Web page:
Smear scrapings were collected in a 1.5 ml microcentrifuge tube. After this, 200 μl PBS and 20 μl of 20 mg/ml proteinase K were added to the tubes. For blood samples, 20 μl proteinase K was pipetted into a 1.5 ml microcentrifuge tube. A 100 μl aliquot of the blood sample was transferred into the tube containing proteinase K, and the solution adjusted to 220 μl by adding 100 μl of phosphate buffered saline (PBS). For swabs, the sampled end was cut off and placed into a 1.5 ml microcentrifuge tube and soaked in 200 μl PBS with 20 μl proteinase K. The mixture was incubated at ambient temperature for at least one hour, vortexing the tubes mid-way and after incubation. For skin, a portion (approximately 50 mg) was cut into small pieces of approximately 2 mm3 in a petri dish using a sterile scalpel and transferred into a 2 ml MagNA Lyser bead tube (Roche, United Kingdom). Following this, 360 μl tissue lysis buffer (ATL buffer, included in the Qiagen kit) was added to each tube and the sample was bead beaten four times at 5000 rpm for 18 seconds in a Precellys tissue homogeniser (Bertin, France). Proteinase K (40 μl) was added to the mixture and left to incubate at 56 °C for 6 to 8 hours or overnight until complete tissue lysis was achieved. For flies, about 100 mg (between 1 and 3 individuals) were transferred into a 2 ml MagNA Lyser bead tube and 360 μl of PBS was added. The sample was bead beaten four times at 5000 rpm for 18 seconds in a Precellys tissue homogeniser and 200 μl of the homogenised sample was transferred into a microcentrifuge tube with 20 μl of proteinase K added. For all these sample types, the supernatant (220 μl) was transferred to a new microcentrifuge tube and the DNeasy Blood & Tissue Kit spin column protocol was completed according to the manufacturer’s protocol. No-template controls were included in each extraction by taking only reagents through the extraction process. All DNA extracts were stored at -20°C prior to use in PCR. The fly species were not determined prior to DNA extraction.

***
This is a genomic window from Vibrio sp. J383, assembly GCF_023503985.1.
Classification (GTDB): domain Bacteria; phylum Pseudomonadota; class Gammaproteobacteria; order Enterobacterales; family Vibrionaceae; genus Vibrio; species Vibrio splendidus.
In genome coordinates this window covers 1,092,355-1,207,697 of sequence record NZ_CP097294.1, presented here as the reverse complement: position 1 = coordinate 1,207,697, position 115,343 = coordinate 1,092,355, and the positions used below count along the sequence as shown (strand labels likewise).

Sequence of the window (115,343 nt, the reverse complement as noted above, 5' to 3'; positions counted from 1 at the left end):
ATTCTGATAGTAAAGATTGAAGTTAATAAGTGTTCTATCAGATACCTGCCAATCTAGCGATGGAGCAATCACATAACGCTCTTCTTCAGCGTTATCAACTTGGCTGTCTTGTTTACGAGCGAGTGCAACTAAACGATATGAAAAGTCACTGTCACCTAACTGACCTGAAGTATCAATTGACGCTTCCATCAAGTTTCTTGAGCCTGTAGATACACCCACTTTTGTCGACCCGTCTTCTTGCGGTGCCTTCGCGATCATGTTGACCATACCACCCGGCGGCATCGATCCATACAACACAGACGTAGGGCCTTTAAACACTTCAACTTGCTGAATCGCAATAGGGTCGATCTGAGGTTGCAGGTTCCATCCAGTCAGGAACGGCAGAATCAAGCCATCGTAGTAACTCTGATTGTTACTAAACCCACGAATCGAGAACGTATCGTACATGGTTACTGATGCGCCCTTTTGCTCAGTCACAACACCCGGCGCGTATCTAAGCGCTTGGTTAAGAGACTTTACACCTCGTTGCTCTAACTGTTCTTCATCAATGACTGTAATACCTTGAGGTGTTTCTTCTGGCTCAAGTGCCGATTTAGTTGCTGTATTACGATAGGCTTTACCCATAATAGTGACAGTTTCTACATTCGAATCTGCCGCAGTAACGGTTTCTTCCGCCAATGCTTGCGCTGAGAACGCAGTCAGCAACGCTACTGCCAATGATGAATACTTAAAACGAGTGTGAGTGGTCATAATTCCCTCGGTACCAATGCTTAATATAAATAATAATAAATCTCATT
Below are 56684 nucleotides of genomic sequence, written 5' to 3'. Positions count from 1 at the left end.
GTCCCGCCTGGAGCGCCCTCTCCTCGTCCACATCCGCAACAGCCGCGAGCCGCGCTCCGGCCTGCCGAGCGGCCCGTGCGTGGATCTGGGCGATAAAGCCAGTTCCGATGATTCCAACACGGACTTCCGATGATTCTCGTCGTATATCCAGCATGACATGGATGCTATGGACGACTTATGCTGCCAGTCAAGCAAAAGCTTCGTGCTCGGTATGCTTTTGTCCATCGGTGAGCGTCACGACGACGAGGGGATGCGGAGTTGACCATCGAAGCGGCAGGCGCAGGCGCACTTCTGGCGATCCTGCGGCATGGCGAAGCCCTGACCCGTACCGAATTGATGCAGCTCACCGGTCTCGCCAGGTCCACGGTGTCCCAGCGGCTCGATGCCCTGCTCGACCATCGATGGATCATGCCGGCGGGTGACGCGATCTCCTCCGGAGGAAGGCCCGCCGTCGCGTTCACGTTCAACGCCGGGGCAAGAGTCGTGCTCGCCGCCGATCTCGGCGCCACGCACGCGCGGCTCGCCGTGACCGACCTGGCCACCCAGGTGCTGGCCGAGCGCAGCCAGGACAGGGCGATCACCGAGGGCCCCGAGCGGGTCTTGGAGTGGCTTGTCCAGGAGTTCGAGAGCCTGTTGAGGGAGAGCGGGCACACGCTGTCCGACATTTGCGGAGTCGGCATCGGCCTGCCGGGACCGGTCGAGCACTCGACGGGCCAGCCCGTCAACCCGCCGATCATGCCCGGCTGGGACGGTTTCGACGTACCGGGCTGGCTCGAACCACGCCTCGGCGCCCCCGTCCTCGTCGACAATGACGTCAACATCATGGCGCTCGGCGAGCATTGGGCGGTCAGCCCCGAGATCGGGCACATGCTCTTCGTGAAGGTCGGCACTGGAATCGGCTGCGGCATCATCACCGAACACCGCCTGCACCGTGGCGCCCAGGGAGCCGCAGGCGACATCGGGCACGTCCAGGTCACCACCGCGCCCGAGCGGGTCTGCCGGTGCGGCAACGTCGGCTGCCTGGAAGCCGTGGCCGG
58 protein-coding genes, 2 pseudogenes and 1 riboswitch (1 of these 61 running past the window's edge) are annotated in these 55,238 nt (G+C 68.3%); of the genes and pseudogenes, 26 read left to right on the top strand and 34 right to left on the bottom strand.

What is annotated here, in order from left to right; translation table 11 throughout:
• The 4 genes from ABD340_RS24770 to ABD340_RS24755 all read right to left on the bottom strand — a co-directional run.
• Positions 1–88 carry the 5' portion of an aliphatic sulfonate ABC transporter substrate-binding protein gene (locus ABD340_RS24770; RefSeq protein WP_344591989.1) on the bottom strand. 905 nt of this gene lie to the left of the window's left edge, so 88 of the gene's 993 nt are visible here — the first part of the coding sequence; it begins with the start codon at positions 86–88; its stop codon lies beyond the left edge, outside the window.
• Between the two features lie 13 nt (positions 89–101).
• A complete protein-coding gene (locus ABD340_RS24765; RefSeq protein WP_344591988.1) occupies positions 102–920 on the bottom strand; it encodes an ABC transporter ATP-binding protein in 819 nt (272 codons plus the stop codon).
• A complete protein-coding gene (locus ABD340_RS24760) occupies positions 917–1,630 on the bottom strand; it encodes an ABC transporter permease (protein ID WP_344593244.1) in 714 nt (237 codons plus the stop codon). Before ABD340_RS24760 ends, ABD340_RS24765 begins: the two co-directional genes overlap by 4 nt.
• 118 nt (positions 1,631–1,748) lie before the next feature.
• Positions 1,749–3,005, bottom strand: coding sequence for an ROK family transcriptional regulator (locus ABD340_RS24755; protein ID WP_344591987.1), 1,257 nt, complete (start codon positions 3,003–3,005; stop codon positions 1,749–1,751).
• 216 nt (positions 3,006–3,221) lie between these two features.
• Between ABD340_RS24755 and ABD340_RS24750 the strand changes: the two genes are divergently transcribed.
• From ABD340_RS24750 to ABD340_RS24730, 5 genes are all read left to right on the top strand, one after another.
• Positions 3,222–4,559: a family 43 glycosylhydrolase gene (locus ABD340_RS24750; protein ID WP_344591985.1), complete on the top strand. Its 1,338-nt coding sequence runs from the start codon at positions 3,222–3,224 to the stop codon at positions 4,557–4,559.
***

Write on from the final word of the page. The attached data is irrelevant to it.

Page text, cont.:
qPCR.

Quantitative PCR was carried out on all DNA extracts. Taqman (hydrolysis) probe-based assays were carried out on the Rotor-Gene Q platform (Qiagen), targeting one chromosomal sequence (PL3) [19] and two plasmid targets, cap (pXO2) and lef (pXO1). Primer and probe sequences for the plasmid targets were obtained from RIPL, PHE. Details are available as supplementary materials in S1 Table

Master mix was prepared as follows: 10 μl 2X PrimeTime Gene Expression Master Mix (IDT, Belgium), 10 μM primers and probes (volumes according to S1 Table) and made up to 18 μl per reaction with nuclease free water. The mixture was vortexed and centrifuged briefly. Master mix was added to each qPCR tube and 2 μl of the template DNA was added for a total reaction volume of 20 μl. Negative and positive qPCR controls for each target were included in each run. The cycling conditions were as follows: (1) activation/denaturation at 95°C for 3 minutes, and (2) amplification, using 40 cycles of 60°C for 35 seconds and 95°C for 5 seconds.

qPCR on DNA extracts from stained smears.